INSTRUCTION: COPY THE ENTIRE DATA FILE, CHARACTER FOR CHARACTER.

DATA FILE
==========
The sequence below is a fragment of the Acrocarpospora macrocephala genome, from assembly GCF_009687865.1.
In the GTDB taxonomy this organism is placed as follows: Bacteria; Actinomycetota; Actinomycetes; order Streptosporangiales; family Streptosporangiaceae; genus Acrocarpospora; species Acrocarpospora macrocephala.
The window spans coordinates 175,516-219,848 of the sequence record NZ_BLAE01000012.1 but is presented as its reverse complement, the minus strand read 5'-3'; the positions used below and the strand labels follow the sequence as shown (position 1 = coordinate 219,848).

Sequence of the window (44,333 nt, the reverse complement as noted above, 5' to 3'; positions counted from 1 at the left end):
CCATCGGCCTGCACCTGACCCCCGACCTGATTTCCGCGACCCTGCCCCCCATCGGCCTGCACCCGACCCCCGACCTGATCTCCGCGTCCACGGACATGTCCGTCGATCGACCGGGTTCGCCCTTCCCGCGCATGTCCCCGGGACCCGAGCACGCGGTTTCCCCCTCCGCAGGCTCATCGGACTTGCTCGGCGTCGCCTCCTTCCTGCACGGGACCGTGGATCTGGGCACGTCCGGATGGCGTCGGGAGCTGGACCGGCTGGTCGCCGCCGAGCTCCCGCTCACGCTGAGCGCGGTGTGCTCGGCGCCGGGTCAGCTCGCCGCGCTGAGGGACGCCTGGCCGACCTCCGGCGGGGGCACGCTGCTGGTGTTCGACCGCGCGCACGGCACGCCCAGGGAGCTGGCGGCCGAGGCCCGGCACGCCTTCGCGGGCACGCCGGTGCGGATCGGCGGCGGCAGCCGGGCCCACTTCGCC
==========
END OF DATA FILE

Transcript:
The sequence below is a fragment of the Acrocarpospora macrocephala genome, from assembly GCF_009687865.1.
In the GTDB taxonomy this organism is placed as follows: Bacteria; Actinomycetota; Actinomycetes; order Streptosporangiales; family Streptosporangiaceae; genus Acrocarpospora; species Acrocarpospora macrocephala.
The window spans coordinates 175,516-219,848 of the sequence record NZ_BLAE01000012.1 but is presented as its reverse complement, the minus strand read 5'-3'; the positions used below and the strand labels follow the sequence as shown (position 1 = coordinate 219,848).

Sequence of the window (44,333 nt, the reverse complement as noted above, 5' to 3'; positions counted from 1 at the left end):
CCATCGGCCTGCACCTGACCCCCGACCTGATTTCCGCGACCCTGCCCCCCATCGGCCTGCACCCGACCCCCGACCTGATCTCCGCGTCCACGGACATGTCCGTCGATCGACCGGGTTCGCCCTTCCCGCGCATGTCCCCGGGACCCGAGCACGCGGTTTCCCCCTCCGCAGGCTCATCGGACTTGCTCGGCGTCGCCTCCTTCCTGCACGGGACCGTGGATCTGGGCACGTCCGGATGGCGTCGGGAGCTGGACCGGCTGGTCGCCGCCGAGCTCCCGCTCACGCTGAGCGCGGTGTGCTCGGCGCCGGGTCAGCTCGCCGCGCTGAGGGACGCCTGGCCGACCTCCGGCGGGGGCACGCTGCTGGTGTTCGACCGCGCGCACGGCACGCCCAGGGAGCTGGCGGCCGAGGCCCGGCACGCCTTCGCGGGCACGCCGGTGCGGATCGGCGGCGGCAGCCGGGCCCACTTCGCC